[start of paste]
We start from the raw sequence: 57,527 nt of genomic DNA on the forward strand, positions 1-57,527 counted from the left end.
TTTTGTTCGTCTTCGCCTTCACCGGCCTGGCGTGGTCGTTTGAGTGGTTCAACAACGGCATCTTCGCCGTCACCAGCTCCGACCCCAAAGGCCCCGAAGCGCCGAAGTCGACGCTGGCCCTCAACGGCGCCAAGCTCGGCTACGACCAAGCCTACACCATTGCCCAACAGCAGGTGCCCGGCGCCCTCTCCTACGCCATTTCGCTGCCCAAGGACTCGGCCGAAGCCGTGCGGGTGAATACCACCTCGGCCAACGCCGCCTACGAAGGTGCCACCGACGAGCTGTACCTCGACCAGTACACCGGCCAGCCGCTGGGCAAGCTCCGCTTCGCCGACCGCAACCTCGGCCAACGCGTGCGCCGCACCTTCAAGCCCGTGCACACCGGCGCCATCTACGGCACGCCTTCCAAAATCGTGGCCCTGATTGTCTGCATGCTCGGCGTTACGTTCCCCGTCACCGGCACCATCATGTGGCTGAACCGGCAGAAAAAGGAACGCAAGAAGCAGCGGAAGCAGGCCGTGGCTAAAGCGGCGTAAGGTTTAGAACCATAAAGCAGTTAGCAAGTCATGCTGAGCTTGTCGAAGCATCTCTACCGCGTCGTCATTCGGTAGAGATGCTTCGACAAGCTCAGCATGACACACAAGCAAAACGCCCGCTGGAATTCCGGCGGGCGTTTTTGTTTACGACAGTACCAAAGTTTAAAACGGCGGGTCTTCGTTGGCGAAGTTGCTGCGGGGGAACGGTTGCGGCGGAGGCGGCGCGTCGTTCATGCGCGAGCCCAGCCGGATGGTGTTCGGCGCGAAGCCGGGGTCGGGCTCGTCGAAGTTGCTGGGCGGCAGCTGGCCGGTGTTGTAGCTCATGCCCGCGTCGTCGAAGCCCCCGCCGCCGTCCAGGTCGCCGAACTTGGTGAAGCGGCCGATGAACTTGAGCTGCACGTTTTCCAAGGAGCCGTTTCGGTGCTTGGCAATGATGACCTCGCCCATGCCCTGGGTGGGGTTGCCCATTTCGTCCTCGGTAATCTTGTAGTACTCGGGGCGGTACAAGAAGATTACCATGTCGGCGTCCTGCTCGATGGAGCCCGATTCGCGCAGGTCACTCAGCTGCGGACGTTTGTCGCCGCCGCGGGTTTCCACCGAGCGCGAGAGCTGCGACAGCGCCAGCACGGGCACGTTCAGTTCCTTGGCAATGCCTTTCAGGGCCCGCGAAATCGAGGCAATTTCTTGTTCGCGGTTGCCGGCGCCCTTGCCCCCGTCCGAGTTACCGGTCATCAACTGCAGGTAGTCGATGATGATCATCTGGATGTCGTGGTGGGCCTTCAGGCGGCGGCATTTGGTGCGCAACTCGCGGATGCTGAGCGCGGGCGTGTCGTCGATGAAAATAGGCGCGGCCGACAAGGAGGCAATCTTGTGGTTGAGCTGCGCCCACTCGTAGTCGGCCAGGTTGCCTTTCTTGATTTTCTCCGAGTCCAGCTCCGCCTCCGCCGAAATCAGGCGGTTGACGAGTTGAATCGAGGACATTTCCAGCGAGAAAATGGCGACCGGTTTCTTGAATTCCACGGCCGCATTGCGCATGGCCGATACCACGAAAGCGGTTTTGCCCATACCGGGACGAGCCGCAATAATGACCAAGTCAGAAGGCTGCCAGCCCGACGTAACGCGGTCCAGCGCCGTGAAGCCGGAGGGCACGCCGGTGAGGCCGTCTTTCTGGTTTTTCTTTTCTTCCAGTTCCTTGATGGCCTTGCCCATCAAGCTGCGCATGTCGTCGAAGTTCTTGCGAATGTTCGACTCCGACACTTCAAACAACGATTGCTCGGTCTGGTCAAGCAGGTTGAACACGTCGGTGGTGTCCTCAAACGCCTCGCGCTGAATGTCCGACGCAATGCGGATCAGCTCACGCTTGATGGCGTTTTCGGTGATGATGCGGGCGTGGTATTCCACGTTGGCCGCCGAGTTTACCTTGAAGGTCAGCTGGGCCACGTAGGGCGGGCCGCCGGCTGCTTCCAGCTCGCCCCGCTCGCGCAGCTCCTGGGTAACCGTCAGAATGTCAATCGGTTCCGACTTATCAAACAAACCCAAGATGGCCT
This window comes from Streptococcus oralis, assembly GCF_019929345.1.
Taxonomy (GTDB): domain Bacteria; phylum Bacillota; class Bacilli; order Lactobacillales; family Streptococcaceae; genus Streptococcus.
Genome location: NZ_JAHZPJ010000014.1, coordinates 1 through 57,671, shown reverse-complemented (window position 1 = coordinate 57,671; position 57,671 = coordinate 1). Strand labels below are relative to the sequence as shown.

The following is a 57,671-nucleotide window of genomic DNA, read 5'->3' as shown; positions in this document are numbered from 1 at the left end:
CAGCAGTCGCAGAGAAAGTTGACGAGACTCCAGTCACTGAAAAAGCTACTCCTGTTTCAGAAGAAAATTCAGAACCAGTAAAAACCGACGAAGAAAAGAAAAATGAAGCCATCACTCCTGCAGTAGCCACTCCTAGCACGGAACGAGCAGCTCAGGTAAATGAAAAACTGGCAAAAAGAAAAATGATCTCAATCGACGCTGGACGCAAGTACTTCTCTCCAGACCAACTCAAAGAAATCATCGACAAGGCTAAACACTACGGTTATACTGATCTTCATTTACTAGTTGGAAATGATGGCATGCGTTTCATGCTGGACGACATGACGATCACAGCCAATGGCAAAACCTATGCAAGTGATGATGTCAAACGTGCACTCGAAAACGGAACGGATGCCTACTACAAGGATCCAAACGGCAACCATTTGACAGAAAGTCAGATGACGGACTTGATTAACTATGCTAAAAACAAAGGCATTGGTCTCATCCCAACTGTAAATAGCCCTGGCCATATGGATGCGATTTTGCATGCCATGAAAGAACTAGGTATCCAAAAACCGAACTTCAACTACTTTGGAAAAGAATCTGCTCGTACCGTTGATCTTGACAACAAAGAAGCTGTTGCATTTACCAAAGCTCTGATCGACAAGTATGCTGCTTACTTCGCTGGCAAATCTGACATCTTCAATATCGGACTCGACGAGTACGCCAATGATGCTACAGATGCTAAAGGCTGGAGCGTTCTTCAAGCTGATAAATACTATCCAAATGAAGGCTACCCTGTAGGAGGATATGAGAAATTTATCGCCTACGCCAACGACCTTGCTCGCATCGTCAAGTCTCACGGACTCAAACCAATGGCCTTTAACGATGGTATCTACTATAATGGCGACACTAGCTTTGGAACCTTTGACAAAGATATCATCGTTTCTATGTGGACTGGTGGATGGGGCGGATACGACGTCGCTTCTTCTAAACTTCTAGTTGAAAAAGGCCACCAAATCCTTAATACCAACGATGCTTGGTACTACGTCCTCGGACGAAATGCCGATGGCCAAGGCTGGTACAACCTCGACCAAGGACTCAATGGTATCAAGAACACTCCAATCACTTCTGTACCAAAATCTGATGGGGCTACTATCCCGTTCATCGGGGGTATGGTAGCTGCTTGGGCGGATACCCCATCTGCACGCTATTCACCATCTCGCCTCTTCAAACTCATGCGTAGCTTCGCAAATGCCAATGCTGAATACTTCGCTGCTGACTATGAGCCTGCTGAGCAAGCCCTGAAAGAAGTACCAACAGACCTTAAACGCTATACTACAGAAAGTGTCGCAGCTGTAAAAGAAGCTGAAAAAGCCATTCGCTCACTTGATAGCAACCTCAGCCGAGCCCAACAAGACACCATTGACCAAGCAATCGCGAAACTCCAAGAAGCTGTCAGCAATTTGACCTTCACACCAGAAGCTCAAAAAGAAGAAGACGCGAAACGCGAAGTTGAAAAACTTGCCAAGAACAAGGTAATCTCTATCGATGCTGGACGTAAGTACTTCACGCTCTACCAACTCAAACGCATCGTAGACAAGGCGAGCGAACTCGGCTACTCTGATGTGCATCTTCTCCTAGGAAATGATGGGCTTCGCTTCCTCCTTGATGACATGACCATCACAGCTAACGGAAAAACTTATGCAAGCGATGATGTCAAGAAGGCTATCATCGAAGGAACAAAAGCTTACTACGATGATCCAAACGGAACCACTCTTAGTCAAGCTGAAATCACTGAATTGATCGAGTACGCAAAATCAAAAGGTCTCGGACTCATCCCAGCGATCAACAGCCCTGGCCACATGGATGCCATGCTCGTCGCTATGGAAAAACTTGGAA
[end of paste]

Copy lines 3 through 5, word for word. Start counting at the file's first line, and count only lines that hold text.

This window comes from Streptococcus oralis, assembly GCF_019929345.1.
Taxonomy (GTDB): domain Bacteria; phylum Bacillota; class Bacilli; order Lactobacillales; family Streptococcaceae; genus Streptococcus.
Genome location: NZ_JAHZPJ010000014.1, coordinates 1 through 57,671, shown reverse-complemented (window position 1 = coordinate 57,671; position 57,671 = coordinate 1). Strand labels below are relative to the sequence as shown.